Five Strategies to Reach Young people at Church

I hate when this happens! It seems that every time I start speaking on a certain topic, I find someone (often Will Mancini) who is saying it so much better than I can. So, here it is:

What he said!


Where Did the Young People Go?

I hear it all the time, “We wish we had more young people in our church.” In my last post, I spoke about signs that point to a future of decline in a church. One of these is the lack of young people being developed into leaders. Actually, it isn’t just small, older congregations that have this problem. Actually some fast growing young congregations suffer from the same symptom. They aren’t developing leaders.

Developing leader means more than throwing some poor kid behind the sound board and saying “How about mixing the sound today?” Or, “You are good with computers, make us a new webpage.” What I am talking about is an intentional process of developing leaders. Churches more often use people rather than developing them. They get in this desperation spiral of trying to throw everything together every week and never develop a process.

Churches that have an ample amount of young leaders tend to have a few things in common:

1. They have a process. They take people from Point A to Point B and then to Point C. This process is repeatable and reproducible. It is written down and clear.

2. They have people who are dedicated to developing leaders. There are people whose calling is to coach or mentor – and they focus on that calling. These people aren’t overloaded with a bunch of other responsibilities.

3. They have a clearly defined outcome. They know what they are trying to achieve in a young leader’s life, and they know what it looks like when they get there. Expectations from the church to the young leader and from the young leader to the church are spelled out.

4. They develop more than skills. They are interested first in developing character and a servant’s heart, and only then in developing skills. Most churches only teach skills (Let me show you how to run the sound board).

5. They allow young leaders to try. They are willing to take appropriate risks with young leaders, knowing that sometimes they are going to fail. These churches will sacrifice Sunday morning “excellence” in order to allow “air time” for developing musicians, teachers, etc.

So the next time you ask yourself “Where did all the young people go?” many of them are at that church down the street that practices these five things. They are being stretched and challenged. They are being allowed to grow and develop. They will become bored with a church that offers them anything less. Wouldn’t you?



How Many Churches Are Dying?

I get this question a lot: Of the 63 churches you work with, how many won’t be around in five to ten years?  I was asked this again yesterday as a matter of fact. I have heard lots of people make predictions about the percentage of churches in America that will be dead in five years. What I have found is that the answer just isn’t that neat. Churches have an amazing ability to stay on life support for years as long as there is money in the bank. They tend to die very slowly.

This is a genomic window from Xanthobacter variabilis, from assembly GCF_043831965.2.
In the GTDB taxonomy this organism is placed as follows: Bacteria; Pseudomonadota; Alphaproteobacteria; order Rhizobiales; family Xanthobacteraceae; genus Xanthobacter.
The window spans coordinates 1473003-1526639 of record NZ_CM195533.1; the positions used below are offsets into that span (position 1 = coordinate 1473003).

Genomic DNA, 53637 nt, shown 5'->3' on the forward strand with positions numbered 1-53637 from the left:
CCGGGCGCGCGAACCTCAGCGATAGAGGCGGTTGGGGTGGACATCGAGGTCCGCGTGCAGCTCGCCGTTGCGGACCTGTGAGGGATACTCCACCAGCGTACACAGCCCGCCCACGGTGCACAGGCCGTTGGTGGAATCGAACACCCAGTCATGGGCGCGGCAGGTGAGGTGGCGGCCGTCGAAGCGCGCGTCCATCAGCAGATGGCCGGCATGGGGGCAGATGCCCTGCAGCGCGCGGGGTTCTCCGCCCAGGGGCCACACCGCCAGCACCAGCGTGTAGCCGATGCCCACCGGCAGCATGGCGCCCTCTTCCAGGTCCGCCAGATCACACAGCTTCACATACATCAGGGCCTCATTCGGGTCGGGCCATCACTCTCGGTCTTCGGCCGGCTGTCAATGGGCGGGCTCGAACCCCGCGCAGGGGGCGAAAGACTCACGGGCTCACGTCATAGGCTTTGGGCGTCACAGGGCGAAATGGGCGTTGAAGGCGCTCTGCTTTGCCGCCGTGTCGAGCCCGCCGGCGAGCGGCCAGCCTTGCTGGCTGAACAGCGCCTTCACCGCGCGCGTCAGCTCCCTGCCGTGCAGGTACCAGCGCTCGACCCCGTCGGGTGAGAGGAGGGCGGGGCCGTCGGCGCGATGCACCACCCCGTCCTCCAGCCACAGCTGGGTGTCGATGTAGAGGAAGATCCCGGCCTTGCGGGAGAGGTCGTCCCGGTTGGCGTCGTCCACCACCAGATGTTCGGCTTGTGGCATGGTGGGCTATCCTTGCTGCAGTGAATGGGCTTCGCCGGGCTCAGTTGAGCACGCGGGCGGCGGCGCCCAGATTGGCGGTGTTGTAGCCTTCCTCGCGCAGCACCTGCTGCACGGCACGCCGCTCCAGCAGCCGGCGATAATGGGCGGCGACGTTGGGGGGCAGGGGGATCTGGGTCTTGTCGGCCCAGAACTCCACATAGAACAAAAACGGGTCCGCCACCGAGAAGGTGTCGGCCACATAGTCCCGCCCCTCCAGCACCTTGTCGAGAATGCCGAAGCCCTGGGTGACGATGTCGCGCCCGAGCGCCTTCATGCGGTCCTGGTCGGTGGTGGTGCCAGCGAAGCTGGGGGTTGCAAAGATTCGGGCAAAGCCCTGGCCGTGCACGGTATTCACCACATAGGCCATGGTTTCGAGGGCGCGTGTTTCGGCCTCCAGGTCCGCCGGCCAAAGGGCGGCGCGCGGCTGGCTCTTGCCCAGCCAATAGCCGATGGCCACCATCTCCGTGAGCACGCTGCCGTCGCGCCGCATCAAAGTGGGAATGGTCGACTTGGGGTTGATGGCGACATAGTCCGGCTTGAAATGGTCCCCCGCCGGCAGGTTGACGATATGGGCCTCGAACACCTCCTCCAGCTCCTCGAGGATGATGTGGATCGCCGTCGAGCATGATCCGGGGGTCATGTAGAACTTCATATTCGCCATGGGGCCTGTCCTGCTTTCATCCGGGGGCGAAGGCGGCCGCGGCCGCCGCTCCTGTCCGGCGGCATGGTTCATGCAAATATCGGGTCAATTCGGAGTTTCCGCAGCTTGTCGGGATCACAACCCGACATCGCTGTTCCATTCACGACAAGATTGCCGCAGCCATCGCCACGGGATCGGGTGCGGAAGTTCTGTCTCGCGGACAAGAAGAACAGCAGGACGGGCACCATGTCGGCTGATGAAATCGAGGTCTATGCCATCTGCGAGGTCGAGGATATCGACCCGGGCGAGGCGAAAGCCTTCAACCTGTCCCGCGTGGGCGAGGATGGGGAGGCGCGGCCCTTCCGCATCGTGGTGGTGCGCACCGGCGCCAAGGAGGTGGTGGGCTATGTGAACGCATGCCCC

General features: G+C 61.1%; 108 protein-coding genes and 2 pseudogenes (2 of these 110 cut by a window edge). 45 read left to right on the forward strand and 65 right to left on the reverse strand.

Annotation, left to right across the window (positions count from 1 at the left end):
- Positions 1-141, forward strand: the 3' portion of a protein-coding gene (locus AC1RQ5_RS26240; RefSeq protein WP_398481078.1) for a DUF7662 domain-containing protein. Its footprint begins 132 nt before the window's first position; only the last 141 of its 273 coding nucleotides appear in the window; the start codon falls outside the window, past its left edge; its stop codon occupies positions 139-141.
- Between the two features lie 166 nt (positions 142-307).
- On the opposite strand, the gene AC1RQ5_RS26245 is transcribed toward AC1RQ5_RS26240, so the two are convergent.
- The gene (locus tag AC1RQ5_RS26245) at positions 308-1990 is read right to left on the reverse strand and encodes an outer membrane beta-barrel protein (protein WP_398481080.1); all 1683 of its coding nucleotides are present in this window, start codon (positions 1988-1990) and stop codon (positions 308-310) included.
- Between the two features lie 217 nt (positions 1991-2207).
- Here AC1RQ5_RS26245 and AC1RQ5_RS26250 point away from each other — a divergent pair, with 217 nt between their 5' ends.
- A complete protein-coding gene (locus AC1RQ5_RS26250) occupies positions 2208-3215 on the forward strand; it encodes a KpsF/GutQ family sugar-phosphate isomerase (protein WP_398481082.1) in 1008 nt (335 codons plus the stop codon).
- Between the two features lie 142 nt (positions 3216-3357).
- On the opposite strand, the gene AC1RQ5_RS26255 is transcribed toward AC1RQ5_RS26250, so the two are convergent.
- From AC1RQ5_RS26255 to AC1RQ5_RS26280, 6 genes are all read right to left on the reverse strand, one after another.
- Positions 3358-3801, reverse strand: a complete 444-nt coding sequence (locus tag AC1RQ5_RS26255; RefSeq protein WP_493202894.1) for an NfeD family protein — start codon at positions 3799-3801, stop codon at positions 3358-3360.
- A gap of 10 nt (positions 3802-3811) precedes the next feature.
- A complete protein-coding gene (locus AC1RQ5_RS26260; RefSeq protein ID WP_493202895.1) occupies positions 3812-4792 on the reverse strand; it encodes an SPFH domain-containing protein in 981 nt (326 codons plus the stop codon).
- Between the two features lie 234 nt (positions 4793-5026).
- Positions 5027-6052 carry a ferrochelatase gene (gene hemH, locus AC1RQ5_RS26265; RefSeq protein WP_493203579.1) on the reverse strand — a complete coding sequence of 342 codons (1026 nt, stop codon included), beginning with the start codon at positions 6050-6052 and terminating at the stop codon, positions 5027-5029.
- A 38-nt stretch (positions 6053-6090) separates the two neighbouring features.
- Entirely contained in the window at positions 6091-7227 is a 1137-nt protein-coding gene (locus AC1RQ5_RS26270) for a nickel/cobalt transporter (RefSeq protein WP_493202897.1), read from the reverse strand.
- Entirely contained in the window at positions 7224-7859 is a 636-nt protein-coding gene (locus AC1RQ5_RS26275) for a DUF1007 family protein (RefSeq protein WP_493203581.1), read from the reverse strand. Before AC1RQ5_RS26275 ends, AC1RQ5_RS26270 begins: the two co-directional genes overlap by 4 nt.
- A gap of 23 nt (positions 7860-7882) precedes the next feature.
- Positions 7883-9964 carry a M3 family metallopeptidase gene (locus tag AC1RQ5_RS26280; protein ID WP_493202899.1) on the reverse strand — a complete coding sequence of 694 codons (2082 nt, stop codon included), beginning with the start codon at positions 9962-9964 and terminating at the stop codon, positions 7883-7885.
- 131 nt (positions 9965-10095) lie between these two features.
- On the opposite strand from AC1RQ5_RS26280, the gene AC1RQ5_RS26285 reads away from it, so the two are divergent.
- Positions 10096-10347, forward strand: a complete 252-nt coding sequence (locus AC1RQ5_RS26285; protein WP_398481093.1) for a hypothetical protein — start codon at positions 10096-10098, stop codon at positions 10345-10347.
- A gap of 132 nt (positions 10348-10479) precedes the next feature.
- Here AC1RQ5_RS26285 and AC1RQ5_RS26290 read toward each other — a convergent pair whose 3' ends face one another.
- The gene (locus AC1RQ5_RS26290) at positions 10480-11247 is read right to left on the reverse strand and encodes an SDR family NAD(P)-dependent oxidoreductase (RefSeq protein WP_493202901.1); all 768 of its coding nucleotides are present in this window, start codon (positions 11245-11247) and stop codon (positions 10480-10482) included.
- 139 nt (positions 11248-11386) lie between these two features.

Perhaps a better question is: How many churches are on a trajectory that will, if not reversed, eventually lead to their death? I can answer that question with more confidence. As a matter of fact, a lot of churches are on that trajectory. Here are some signs that point to this path.

1. The church members cannot articulate a clear vision for the future. They may have vague notions but not a vision. Often when I ask people what their church will look like in five years I get wishes like: more young families, more children, more youth, etc. But they don’t have a clear picture of what that would look like.

2. The church members can’t articulate a specific mission or purpose. They often answer “to spread the gospel”, or “to grow God’s Kingdom” or “to reach our community”. But nothing they do matches these vague concepts. In reality, for many people the mission of their church is to hang in there long enough to bury them. That sounds harsh, but there is some truth in it.

3. The church members cannot point to young leaders who are being developed to step into leadership roles in their church. There is no process or plan to develop the next generation of leaders. Often they will say, “I wish we had some young people to develop”. But, the reality is that even when they had young people they didn’t have a process for training them up to lead.

4. The church is surviving off of the past. As I mentioned, a lot of churches will keep on doing the same thing the same way as long as they can pay the bills. There is no sense of urgency. And, by the time things do get urgent they have depleted the resources that could help them make a turn around.

I really like a concept I read from Will Mancini about how churches look at the future The concept can be illustrated like this:

Most churches that are declining are in quadrant#1 Same Thing/Same Way.

Change will never happen in that quadrant. In fact, the only church that should operate in this quadrant is the one that is successfully growing. And even then, you can’t stay there forever. Stay tuned for more about this in another post.